The Phoenician Women by Seneca the Younger.

Oedipus and Antigone by Camille Félix Bellanger.
The Phoenician Women (Phoenissae) is a play by Seneca the Younger written around 65 A.D., around the same time as Thyestes. Now, before I go on, I must say a note on the text I read - I don't own a copy of The Phoenician Women so I had to read it online, and I hate reading books online. Though I am grateful that I could, it did make the whole thing rather a chore. So if this is a tepid review, that is why. I love Seneca, and I did my best!

The play is based on the plays from Euripides - The Phoenician Women (Φοίνισσαι; 411-08 B.C.) and the 'Theban Plays' by Sophocles, which in turn are based on the Oedipus myth: Oedipus, the King of Thebes, learns that his wife Jocasta is actually his mother and he had killed his father Laius, not knowing that Laius was his father. He blinds himself, leaves Thebes with his daughter Antigone, and lives as a beggar whilst Jocasta hangs herself and his sons Eteocles and Polynices eventually kill each other in battle as they fight for the crown. Seneca's play begins with Oedipus in exile with Antigone. He says,
Thou guide of thy blind father’s steps, his weary side’s sole stay, daughter, whose getting, even so, was worth the cost to me, quit thou thy heaven-cursed sire. Why into right paths wouldst turn aside my wandering feet? Let me stumble on; better alone shall I find the way I seek, the way which from this life shall deliver me and free heaven and earth from sight of this impious head. How little did I accomplish with this hand! I do not see the light, witness of my crime, but I am seen. Therefore, now unclasp thy clinging hand and let my sightless feet wander where they will. I’ll go, I’ll go where my own Cithaeron lifts his rugged crags; where, speeding over the mountain’s rocky ways, Actaeon lay at last, strange quarry for his own hounds; where, through the dim grove and woods of the dusky glade, a mother led her sisters, by the god impelled, and, rejoicing in the crime, bore in advance the head fixed on a quivering thyrsus; or where Zethus’ bull rushed along, dragging a mangled corpse, while through the thorny brambles the mad creature’s flight was traceable in blood; or where Ino’s cliff juts out into the deep sea with towering peak, where, fleeting strange crime and yet strange crime committing, a mother leaped into the strait to sink both son and self. Oh, happy they whose better fortune has given such kindly mothers!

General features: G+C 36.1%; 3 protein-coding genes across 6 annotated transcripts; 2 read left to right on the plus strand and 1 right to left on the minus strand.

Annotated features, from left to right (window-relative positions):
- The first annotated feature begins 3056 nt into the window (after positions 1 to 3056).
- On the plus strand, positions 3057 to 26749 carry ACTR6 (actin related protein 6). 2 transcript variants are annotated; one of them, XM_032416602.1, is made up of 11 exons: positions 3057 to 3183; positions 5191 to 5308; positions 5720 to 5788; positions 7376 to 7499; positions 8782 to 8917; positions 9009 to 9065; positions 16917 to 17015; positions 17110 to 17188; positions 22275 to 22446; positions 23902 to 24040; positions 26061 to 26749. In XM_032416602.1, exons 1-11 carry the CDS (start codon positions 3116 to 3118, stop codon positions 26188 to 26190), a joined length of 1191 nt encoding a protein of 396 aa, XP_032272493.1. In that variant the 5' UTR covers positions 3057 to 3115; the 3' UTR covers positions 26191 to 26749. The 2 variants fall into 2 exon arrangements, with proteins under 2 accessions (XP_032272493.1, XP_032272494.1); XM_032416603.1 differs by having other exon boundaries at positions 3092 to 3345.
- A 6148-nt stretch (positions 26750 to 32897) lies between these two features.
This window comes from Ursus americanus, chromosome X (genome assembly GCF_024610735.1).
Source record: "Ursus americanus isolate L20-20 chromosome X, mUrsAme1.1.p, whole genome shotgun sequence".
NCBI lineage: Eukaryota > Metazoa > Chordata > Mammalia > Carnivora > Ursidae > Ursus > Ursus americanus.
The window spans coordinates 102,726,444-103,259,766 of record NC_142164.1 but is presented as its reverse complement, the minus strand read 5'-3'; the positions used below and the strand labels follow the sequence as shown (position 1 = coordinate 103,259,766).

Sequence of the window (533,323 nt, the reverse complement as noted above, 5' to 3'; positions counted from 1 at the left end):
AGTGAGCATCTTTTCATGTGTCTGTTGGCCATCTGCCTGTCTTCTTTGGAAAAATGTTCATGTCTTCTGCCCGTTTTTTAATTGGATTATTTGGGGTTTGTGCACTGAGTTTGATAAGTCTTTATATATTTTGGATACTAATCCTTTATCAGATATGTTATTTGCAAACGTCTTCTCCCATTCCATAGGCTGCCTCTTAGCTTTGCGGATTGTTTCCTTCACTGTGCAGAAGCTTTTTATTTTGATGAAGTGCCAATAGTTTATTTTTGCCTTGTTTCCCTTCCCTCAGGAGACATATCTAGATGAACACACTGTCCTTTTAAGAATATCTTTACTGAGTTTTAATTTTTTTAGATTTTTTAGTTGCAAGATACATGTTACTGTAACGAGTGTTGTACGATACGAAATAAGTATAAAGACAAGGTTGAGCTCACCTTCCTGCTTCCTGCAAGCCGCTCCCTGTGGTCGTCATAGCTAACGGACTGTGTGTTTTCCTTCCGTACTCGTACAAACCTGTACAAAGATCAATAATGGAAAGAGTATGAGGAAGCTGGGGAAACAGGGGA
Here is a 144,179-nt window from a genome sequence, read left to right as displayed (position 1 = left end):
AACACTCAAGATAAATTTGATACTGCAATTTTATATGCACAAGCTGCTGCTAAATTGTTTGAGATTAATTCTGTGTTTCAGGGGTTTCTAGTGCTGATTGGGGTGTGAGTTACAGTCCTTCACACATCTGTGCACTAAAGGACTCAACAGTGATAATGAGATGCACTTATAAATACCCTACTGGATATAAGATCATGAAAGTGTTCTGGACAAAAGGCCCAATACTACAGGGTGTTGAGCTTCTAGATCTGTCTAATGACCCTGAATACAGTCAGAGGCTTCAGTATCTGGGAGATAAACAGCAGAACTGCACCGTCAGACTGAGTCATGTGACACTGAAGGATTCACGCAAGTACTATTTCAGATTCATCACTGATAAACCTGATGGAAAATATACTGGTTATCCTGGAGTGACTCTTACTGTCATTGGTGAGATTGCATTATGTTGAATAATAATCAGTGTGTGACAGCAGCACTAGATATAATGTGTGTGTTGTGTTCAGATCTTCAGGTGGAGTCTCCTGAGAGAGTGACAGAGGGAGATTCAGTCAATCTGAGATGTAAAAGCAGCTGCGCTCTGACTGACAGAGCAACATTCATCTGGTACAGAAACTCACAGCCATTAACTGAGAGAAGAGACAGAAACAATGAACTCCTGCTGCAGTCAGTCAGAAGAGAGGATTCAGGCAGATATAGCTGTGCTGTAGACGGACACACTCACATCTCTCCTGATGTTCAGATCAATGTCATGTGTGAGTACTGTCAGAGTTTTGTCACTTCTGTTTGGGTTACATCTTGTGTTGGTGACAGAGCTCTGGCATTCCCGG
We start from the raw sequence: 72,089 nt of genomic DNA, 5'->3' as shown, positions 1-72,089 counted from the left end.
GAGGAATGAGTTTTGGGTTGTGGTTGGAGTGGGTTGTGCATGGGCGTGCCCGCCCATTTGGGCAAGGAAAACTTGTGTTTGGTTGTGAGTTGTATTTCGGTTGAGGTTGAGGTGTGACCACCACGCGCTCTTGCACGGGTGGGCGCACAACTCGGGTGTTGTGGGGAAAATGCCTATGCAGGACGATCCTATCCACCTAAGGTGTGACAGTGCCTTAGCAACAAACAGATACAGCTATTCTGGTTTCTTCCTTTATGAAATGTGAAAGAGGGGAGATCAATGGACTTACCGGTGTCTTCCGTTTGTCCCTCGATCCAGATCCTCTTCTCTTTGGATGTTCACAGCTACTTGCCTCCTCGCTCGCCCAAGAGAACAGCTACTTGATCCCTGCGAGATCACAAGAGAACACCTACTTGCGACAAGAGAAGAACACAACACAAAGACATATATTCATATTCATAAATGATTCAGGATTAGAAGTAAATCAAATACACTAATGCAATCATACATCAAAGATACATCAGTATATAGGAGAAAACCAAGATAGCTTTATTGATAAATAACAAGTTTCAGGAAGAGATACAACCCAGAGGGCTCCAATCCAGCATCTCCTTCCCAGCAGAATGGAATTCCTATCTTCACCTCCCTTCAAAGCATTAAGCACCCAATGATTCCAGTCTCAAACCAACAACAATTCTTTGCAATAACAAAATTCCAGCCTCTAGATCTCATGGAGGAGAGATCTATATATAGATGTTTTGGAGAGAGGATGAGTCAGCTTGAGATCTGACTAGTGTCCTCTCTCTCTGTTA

Antigone remains by his side refusing to leave him or let him put an end to his life. She reveals that Jocasta is still alive and that Eteocles and Polynices are on the brink of fighting each other. The scene then shifts and we see Jocasta attempting to bring peace between the brothers which, as we know, she fails to do.

It's a rather strange play, and I think I can say that with some confidence despite having had the joyless experience of reading it online. Euripides' play was so-called because of the chorus of Phoenician Women, who are barely in it in Seneca's play. It feels incomplete; in fact, it feels almost like a draft that promises something more but is thus far absent. It's left hanging, which may be deliberate and if so it works - the audience would have known the myth very well and could be safely left to imagine the deaths of Jocasta, Eteocles, and Polynices, though there's also evidence to suggest Seneca would have finished on the deaths of the three. Other than that it's a good play (I think I would have loved to read a modern translation - if I ever can I certainly will). Through the great speeches we learn more of the complexities of emotions than we did from the earlier plays offering a new perspective on what was an old myth. I do love Seneca, and I'm sorry to have finished reading his plays. I wish there was more.

And that was my 28th title for the Deal Me In Challenge. Next week - The Sphinx by Oscar Wilde.

Comments

  1. it's probably Nero's fault, making him commit suicide before he could finish it... i'm not generally if favor of ereaders, but i have two, and they actually provide access to many books that i couldn't otherwise get... just saying...

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    Replies
    1. I didn't think of that at all - yes, you're probably right, it probably was Nero's fault. Poor Seneca.

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